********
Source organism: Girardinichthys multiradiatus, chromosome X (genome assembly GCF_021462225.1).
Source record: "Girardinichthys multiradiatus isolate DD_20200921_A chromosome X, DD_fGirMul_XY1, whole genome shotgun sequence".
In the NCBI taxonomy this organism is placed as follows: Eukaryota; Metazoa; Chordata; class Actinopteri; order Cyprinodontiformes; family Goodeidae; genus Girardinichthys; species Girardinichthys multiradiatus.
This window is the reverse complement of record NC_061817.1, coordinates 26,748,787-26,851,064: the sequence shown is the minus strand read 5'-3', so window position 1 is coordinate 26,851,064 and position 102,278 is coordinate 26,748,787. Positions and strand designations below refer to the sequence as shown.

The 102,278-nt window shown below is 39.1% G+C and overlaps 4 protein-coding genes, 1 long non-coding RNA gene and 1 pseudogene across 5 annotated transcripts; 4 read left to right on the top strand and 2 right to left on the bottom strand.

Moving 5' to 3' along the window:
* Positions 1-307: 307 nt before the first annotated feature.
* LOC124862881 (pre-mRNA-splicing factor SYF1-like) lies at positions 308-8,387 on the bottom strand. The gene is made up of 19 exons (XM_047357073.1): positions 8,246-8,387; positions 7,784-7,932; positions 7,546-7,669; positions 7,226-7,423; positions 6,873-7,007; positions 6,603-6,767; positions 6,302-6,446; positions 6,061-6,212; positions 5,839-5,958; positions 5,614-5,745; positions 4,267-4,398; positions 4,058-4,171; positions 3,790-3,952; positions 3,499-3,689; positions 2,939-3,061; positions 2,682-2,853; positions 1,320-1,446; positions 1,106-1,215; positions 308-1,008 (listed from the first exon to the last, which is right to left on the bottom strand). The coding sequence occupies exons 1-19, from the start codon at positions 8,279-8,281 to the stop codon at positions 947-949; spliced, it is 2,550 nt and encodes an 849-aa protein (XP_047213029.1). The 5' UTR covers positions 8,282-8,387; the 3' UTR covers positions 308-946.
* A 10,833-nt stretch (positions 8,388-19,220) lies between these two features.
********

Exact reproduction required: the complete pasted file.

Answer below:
Source organism: Girardinichthys multiradiatus, chromosome X (genome assembly GCF_021462225.1).
Source record: "Girardinichthys multiradiatus isolate DD_20200921_A chromosome X, DD_fGirMul_XY1, whole genome shotgun sequence".
In the NCBI taxonomy this organism is placed as follows: Eukaryota; Metazoa; Chordata; class Actinopteri; order Cyprinodontiformes; family Goodeidae; genus Girardinichthys; species Girardinichthys multiradiatus.
This window is the reverse complement of record NC_061817.1, coordinates 26,748,787-26,851,064: the sequence shown is the minus strand read 5'-3', so window position 1 is coordinate 26,851,064 and position 102,278 is coordinate 26,748,787. Positions and strand designations below refer to the sequence as shown.

The 102,278-nt window shown below is 39.1% G+C and overlaps 4 protein-coding genes, 1 long non-coding RNA gene and 1 pseudogene across 5 annotated transcripts; 4 read left to right on the top strand and 2 right to left on the bottom strand.

Moving 5' to 3' along the window:
* Positions 1-307: 307 nt before the first annotated feature.
* LOC124862881 (pre-mRNA-splicing factor SYF1-like) lies at positions 308-8,387 on the bottom strand. The gene is made up of 19 exons (XM_047357073.1): positions 8,246-8,387; positions 7,784-7,932; positions 7,546-7,669; positions 7,226-7,423; positions 6,873-7,007; positions 6,603-6,767; positions 6,302-6,446; positions 6,061-6,212; positions 5,839-5,958; positions 5,614-5,745; positions 4,267-4,398; positions 4,058-4,171; positions 3,790-3,952; positions 3,499-3,689; positions 2,939-3,061; positions 2,682-2,853; positions 1,320-1,446; positions 1,106-1,215; positions 308-1,008 (listed from the first exon to the last, which is right to left on the bottom strand). The coding sequence occupies exons 1-19, from the start codon at positions 8,279-8,281 to the stop codon at positions 947-949; spliced, it is 2,550 nt and encodes an 849-aa protein (XP_047213029.1). The 5' UTR covers positions 8,282-8,387; the 3' UTR covers positions 308-946.
* A 10,833-nt stretch (positions 8,388-19,220) lies between these two features.